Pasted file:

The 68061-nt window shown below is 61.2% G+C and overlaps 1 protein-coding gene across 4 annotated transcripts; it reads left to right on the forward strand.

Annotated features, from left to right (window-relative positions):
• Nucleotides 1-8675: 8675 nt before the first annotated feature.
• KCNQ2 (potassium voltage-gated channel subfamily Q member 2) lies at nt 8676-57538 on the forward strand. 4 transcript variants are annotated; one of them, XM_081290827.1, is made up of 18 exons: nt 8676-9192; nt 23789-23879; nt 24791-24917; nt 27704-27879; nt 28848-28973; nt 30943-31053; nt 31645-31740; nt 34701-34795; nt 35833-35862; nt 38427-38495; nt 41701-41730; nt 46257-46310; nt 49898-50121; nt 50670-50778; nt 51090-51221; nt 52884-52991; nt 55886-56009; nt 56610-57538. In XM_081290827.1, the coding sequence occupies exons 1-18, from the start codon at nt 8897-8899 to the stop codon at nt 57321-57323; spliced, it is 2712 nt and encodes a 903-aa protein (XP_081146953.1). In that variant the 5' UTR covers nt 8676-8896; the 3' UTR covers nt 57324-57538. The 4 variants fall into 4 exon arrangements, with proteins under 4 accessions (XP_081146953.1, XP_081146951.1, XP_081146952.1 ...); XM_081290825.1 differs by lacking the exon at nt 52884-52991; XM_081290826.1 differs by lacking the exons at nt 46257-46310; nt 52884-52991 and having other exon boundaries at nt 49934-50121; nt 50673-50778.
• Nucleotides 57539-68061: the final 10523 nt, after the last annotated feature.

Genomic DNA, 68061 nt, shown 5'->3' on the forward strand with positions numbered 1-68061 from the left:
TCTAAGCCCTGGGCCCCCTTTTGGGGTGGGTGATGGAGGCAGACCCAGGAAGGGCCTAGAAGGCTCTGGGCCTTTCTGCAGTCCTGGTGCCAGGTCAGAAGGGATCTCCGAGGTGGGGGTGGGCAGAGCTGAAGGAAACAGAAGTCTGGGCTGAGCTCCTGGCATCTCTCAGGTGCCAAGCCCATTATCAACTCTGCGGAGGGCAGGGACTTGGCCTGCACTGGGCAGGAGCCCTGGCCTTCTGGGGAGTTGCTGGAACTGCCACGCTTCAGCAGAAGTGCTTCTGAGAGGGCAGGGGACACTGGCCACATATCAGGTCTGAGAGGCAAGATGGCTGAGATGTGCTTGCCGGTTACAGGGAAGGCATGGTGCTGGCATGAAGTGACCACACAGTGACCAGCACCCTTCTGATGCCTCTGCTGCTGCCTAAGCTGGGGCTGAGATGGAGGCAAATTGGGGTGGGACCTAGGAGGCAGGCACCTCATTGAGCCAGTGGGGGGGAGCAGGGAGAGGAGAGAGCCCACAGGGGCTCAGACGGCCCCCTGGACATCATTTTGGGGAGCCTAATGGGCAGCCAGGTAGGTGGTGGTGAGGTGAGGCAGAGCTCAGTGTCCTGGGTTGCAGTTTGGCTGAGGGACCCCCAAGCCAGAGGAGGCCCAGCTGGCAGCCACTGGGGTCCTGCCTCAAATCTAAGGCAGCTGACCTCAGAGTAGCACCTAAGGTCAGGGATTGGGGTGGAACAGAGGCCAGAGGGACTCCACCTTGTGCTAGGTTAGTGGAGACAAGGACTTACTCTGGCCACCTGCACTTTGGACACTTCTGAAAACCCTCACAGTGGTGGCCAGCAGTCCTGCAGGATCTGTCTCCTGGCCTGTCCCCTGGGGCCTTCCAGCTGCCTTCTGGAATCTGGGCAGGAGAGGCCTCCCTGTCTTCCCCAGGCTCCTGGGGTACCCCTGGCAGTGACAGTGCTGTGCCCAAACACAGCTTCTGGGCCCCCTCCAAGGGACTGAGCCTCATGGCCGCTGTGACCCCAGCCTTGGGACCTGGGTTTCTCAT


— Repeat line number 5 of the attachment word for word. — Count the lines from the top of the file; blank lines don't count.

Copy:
• Nucleotides 57539-68061: the final 10523 nt, after the last annotated feature.